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Initiation of Insolvency Proceedings by Sole Proprietorships under the Insolvency & Bankruptcy Code (IBC) of 2016: Lawyers Advice

 > Business Laws  > Initiation of Insolvency Proceedings by Sole Proprietorships under the Insolvency & Bankruptcy Code (IBC) of 2016: Lawyers Advice

Initiation of Insolvency Proceedings by Sole Proprietorships under the Insolvency & Bankruptcy Code (IBC) of 2016: Lawyers Advice

The recent conflicting decisions of various benches of the NCLT in India have created ambiguity and confusion as to whether sole proprietorships are covered under Section 3 (23) of the IBC as “persons”, a derivative which determines if they can initiate insolvency proceedings. Hence, this article seeks to examine and elaborate on the same.

Sole proprietorship is a form of a business organisation which is owned and managed by one person. These firms aren’t regulated under any one law, thereby making them one of the simplest in terms of registrations and compliances.

The Insolvency and Bankruptcy Code, 2016 –
Section 3(23) of the IBC defines “person” as (a) an individual; (b) a Hindu Undivided Family; (c) a company; (d) a trust; (e) a partnership; (f) a limited liability partnership; and (g) any other entity established under a statute, and includes a person resident outside India.
Section 5(7) of the IBC defines financial creditor as a “person” to whom a financial debt is owed.
Section 5(23) of the IBC defines operational creditor as a “person” to whom an operational debt is owed and includes any person to whom such debt has been legally assigned or transferred.
• Since a sole proprietorship concern neither resembles the entities listed as per Section 3(23) nor is it an entity established under a statute, it is presumed to fall outside the definition of a person, and thereby from that of a creditor.

Judicial Pronouncements –

  1. In R.G. Steels v. Berrys Auto Ancillaries (P) Ltd. [IB-722/ND/2019], the New Delhi Bench of the National Company Law Tribunal (NCLT) ruled that –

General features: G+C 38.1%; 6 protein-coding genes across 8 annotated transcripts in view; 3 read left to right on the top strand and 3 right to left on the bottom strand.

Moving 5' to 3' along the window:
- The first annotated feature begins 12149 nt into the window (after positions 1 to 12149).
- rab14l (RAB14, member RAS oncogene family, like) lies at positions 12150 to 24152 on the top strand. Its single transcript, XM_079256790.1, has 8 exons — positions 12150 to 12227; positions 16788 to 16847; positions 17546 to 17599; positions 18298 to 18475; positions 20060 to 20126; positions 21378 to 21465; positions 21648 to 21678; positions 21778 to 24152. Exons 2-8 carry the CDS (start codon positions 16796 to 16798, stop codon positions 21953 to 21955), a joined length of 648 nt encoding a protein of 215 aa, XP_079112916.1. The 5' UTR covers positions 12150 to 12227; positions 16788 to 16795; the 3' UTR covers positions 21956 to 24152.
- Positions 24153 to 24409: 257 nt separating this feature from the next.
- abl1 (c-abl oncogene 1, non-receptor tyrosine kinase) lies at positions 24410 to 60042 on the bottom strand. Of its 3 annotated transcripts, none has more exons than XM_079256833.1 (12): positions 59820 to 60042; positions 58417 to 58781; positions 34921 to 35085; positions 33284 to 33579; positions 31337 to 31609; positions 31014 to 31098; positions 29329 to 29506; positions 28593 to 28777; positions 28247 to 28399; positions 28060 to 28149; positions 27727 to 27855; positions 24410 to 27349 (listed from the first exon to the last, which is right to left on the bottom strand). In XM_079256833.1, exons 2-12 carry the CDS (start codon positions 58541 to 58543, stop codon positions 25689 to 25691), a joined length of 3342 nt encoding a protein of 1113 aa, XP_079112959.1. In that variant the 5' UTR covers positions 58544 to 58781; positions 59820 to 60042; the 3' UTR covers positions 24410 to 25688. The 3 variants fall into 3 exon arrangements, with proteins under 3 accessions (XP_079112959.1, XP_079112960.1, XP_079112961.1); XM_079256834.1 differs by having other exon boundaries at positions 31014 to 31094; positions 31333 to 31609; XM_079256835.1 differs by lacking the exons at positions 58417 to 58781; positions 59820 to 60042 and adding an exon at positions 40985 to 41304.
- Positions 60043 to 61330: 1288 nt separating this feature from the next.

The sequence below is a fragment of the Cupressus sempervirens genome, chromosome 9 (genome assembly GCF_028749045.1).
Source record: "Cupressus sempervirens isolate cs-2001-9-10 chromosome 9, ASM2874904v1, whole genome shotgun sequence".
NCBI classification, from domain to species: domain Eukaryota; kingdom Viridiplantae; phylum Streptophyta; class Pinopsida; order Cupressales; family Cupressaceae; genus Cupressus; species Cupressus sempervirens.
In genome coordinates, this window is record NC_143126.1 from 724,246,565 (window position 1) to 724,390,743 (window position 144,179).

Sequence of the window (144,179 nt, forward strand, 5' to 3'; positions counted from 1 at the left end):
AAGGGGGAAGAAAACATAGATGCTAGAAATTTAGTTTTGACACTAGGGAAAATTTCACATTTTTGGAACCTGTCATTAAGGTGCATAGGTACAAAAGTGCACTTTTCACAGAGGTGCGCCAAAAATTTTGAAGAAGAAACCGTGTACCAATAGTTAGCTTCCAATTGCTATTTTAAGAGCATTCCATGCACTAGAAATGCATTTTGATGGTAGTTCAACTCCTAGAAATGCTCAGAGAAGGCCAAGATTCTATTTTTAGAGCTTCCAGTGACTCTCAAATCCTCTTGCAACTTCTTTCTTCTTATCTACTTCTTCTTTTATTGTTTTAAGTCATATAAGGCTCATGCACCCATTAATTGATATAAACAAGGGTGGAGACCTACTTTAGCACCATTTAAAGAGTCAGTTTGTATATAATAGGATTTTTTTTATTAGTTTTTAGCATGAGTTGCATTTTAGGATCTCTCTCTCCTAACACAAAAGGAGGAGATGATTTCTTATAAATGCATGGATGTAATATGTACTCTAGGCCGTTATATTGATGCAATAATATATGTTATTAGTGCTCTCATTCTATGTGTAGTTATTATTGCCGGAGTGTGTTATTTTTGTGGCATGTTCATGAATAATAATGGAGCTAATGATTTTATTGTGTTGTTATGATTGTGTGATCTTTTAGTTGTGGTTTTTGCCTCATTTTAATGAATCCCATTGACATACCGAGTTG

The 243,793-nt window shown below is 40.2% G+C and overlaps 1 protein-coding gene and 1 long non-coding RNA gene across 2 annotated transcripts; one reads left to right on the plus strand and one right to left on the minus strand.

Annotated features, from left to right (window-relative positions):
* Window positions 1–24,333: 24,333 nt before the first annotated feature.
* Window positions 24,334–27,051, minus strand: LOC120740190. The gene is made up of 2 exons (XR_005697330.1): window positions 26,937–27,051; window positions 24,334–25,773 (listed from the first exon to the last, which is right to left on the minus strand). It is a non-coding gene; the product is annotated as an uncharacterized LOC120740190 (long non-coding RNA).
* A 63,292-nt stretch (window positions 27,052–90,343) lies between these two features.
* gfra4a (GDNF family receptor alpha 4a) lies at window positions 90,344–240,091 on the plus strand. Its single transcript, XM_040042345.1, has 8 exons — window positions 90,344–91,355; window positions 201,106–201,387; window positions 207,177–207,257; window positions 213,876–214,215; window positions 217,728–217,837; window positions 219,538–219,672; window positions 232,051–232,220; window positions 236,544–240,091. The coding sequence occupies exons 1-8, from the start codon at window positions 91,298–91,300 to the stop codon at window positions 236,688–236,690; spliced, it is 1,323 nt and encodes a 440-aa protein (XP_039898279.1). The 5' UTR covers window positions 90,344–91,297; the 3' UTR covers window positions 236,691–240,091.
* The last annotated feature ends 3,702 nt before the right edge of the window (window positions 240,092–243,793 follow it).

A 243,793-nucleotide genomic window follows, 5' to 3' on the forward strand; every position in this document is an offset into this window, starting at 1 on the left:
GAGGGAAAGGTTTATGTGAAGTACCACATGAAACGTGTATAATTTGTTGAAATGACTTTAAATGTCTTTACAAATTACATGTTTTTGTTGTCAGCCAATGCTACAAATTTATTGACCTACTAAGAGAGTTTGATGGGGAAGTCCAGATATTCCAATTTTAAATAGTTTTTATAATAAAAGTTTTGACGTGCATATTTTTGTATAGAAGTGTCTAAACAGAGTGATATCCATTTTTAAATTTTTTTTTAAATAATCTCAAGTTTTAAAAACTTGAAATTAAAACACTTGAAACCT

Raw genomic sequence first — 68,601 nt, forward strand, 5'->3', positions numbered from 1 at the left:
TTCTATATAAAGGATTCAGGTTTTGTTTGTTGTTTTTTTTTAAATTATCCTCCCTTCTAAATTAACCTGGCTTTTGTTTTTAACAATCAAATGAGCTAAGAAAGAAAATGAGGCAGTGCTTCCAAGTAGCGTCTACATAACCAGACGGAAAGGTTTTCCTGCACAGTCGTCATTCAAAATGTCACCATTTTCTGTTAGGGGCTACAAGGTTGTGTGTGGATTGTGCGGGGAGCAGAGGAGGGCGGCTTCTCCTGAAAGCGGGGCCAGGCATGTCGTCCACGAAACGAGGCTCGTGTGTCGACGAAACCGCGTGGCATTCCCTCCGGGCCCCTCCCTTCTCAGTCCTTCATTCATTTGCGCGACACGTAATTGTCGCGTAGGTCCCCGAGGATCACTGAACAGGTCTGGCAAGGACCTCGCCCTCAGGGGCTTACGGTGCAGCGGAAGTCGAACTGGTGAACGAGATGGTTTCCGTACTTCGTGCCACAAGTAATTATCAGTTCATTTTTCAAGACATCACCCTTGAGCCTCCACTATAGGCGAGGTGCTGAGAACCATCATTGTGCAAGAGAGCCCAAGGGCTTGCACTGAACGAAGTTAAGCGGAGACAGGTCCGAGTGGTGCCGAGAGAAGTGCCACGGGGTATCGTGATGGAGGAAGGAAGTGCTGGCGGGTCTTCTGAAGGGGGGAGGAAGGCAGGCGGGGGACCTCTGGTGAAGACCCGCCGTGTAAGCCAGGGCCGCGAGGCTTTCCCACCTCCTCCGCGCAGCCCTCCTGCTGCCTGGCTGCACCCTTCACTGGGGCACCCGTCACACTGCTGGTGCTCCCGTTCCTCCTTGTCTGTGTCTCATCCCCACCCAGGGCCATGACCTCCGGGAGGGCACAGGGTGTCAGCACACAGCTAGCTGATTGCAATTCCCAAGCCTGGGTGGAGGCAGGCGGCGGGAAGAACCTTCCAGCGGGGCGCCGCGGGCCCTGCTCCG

• Section 3(23) of the Insolvency and Bankruptcy Code, 2016 (IBC), which defines the term ‘person’, does not include a sole proprietorship concern within its ambit.
    • The Tribunal observed that it was prima facie evident that the operational creditor, M/s RG Steels, was a sole proprietorship concern, and therefore, was not entitled to approach the NCLT on its own.
    • There was a pre-existing dispute between the operational creditor and corporate debtor with regard to the amount of debt and rates thereon. The NCLT ultimately ruled that the petition was not maintainable.
  2. In Sai Kripa Associates v. K star Naturalle Resources Private Limited [CP-IB-1438/ND/2018], a case placed upon the New Delhi Bench of the NCLT –
    • The Tribunal observed that, where the operational creditor was a sole proprietorship concern, the petition should have been filed by the sole proprietor, and not in the name of proprietorship.
    • Hence, this petition too was dismissed.
  3. In Kishore and Company v. Sri Balaji Metallics (P.) Ltd. [CP(IB) No. 165/KB/2018], a case placed before the Kolkata Bench of the NCLT, a completely opposite observation was made –
    • In this case, the Corporate Debtor filed an objection stating that the petition was not maintainable as the petition was filed by M/s. Kishore and Company, a sole proprietorship concern.
    • The NCLT then observed that this application as filed by the sole proprietorship, being represented by its sole proprietor is legal and maintainable.
  4. While examining the stance of the High Courts, in Devendra Surana v. Bank of Baroda (W.P. No. 5521 (W) of 2017), the Calcutta High Court observed that – “a natural person and his sole proprietorship firm do not enjoy the benefit of being treated as separate legal entities and are the same legal entity”. Hence, the Court ruled that the liability of the sole proprietorship firm is that of the natural person carrying on business under its name.

While these conflicting observations as given by various Benches of the NCLT lead to ambiguity and confusion, it is also leading to implications on the sole proprietorship’s insolvency process.

Recently, the NCLAT in the case of Neeta Saha v. Mr. Ram Niwas Gupta (191(IBC)156/2020), overturned the order of the NCLT, New Delhi Bench in the R.G. Steels Vs. Berry Auto Ancillaries (P) Ltd case. The NCLAT held that –

  1. As per Section 2(f) of the IBC, provisions of the Code shall apply to proprietorships as well.
  2. Hence, on a combined of Sections 2(f) and that of Section 3(23), “person” is inclusive of sole proprietorships.

To conclude, applications filed by sole proprietorships are hence maintainable under the IBC. The view as taken by the Hon’ble NCLAT not only cleared the ambiguity present but also provided sole proprietorships enough recourse under the IBC, such that their insolvency resolution can take place in a timely manner as well.
Authored By: Adv. Anant Sharma & Madhulika Iyer

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